Modern slavery in NSW: New laws set to commence in 2022

Articles Written by Samantha Daly (Partner), Lara Douvartzidis (Associate)
Two silver chains, meet and are connected by a gold padlock.

On 17 November 2021 the NSW Parliament passed the Modern Slavery Amendment Act 2021 (NSW) (2021 MS Act) making miscellaneous amendments to the Modern Slavery Act 2018 (NSW) (2018 MS Act) as previously passed in 2018. Shortly after the 2018 Act had passed, it was tabled by parliament and was never given a commencement date.

The Amendment Act is set to commence on 1 January 2022. The 2021 Act made a number of significant amendments. Whilst there is still an Anti-Slavery Commissioner with minor amendments made to provisions relating to their cooperation with other agencies and preparation of reports, there is no longer a penalty provision dealing with the maximum monetary penalty for an offence under s 33(2). Importantly, s 24 (relating to transparency of supply chain) and s 29 (enabling courts to make certain post-conviction orders relating to modern slavery offences) have been repealed. The result of this is that commercial organisations will no longer have to report under the NSW legislation (noting that the Commonwealth legislation may still apply for companies with annual consolidated revenue of greater than AUD$100 Million).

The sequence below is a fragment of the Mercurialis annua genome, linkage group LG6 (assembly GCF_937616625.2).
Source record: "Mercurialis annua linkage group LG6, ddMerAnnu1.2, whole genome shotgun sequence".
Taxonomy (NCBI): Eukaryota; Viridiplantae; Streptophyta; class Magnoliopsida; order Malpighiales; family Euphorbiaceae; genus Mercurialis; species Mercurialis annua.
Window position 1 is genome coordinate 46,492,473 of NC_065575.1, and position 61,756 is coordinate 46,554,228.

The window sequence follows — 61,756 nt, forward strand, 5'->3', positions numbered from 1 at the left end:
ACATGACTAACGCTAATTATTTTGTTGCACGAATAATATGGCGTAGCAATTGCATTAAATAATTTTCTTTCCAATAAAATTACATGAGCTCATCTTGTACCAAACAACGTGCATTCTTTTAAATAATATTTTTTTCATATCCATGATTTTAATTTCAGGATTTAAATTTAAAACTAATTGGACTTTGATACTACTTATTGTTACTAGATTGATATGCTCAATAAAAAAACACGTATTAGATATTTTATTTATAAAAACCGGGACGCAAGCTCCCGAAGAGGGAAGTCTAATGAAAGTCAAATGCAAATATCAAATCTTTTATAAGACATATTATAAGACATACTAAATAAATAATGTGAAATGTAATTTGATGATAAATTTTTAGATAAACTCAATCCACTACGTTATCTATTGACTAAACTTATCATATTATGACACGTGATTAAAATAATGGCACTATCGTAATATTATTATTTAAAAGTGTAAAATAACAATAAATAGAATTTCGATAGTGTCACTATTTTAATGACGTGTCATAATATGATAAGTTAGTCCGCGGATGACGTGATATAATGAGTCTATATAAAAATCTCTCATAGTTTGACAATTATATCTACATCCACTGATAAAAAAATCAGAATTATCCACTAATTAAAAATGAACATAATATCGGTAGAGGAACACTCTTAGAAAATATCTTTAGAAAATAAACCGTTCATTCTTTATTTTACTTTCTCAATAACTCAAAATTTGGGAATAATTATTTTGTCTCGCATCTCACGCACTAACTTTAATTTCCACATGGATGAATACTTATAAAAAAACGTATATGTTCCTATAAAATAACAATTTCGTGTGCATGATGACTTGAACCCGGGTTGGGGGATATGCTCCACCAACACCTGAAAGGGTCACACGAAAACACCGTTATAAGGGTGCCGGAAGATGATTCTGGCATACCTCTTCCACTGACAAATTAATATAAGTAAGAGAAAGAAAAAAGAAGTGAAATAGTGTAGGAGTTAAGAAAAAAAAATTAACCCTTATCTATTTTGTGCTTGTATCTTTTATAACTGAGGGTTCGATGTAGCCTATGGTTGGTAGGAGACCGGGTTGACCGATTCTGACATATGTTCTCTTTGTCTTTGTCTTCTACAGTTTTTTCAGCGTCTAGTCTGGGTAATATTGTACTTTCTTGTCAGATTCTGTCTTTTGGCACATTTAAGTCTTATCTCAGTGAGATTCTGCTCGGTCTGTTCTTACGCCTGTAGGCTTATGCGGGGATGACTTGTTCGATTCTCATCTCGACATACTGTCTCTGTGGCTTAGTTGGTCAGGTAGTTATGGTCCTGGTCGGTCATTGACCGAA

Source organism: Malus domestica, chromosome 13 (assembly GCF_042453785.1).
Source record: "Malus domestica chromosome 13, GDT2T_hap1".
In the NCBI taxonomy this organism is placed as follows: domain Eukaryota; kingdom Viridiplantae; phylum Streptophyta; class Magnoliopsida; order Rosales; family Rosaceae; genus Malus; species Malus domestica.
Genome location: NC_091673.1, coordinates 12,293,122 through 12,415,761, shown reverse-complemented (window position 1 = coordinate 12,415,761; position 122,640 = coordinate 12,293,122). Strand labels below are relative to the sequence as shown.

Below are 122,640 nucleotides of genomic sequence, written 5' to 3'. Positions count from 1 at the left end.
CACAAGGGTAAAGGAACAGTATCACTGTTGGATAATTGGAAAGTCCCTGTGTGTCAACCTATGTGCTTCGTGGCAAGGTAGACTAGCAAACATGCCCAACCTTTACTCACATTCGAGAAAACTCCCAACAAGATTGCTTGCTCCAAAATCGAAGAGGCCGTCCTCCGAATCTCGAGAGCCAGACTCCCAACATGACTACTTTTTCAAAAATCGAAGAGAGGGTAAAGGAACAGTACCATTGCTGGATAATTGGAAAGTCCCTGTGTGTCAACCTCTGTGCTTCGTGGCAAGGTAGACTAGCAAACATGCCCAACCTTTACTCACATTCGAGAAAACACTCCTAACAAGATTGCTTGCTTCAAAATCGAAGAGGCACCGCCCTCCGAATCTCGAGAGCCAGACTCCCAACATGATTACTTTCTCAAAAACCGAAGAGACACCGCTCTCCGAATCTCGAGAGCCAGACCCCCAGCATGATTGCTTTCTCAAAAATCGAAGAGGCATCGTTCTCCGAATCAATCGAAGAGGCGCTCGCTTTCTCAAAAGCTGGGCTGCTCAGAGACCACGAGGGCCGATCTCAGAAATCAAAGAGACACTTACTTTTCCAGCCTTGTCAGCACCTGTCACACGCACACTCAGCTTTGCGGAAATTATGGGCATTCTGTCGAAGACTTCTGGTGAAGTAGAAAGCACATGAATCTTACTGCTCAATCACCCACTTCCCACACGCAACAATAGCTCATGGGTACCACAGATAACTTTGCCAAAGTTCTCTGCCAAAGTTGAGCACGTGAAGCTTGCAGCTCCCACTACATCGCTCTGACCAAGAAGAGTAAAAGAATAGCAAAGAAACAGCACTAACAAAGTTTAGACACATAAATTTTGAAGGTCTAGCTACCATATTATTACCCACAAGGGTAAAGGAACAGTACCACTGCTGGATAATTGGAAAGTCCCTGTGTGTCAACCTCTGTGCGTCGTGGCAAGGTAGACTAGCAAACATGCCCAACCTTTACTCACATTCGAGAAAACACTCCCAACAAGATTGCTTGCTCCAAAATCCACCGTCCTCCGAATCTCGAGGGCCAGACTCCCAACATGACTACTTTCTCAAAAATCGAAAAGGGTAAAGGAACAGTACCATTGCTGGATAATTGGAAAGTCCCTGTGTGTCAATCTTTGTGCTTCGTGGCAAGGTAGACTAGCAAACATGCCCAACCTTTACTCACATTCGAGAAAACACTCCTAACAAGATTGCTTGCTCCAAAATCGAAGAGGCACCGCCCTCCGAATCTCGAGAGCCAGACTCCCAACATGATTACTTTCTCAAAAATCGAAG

Difference between 2018 Act and 2021 NSW Act

Cooperation between the Anti-slavery Commissioner and other agencies

Previously, section 14(1) referred to cooperation between the Commissioner and government or non-government agencies. It has been amended so that it now applies to cooperation between the Commissioner and government agencies of the State and persons and bodies that provide services to, or advocate for, victims of modern slavery.

Reports by the Anti-slavery Commissioner

Section 20 has been amended to permit the Commissioner to bring information obtained to the attention of the NSW Police Force that might be of material assistance in securing the apprehension, prosecution or conviction of an offender in relation to a child abuse offence under s 316A Crimes Act 1900.

Repeal of provisions requiring commercial organisations to prepare modern slavery statements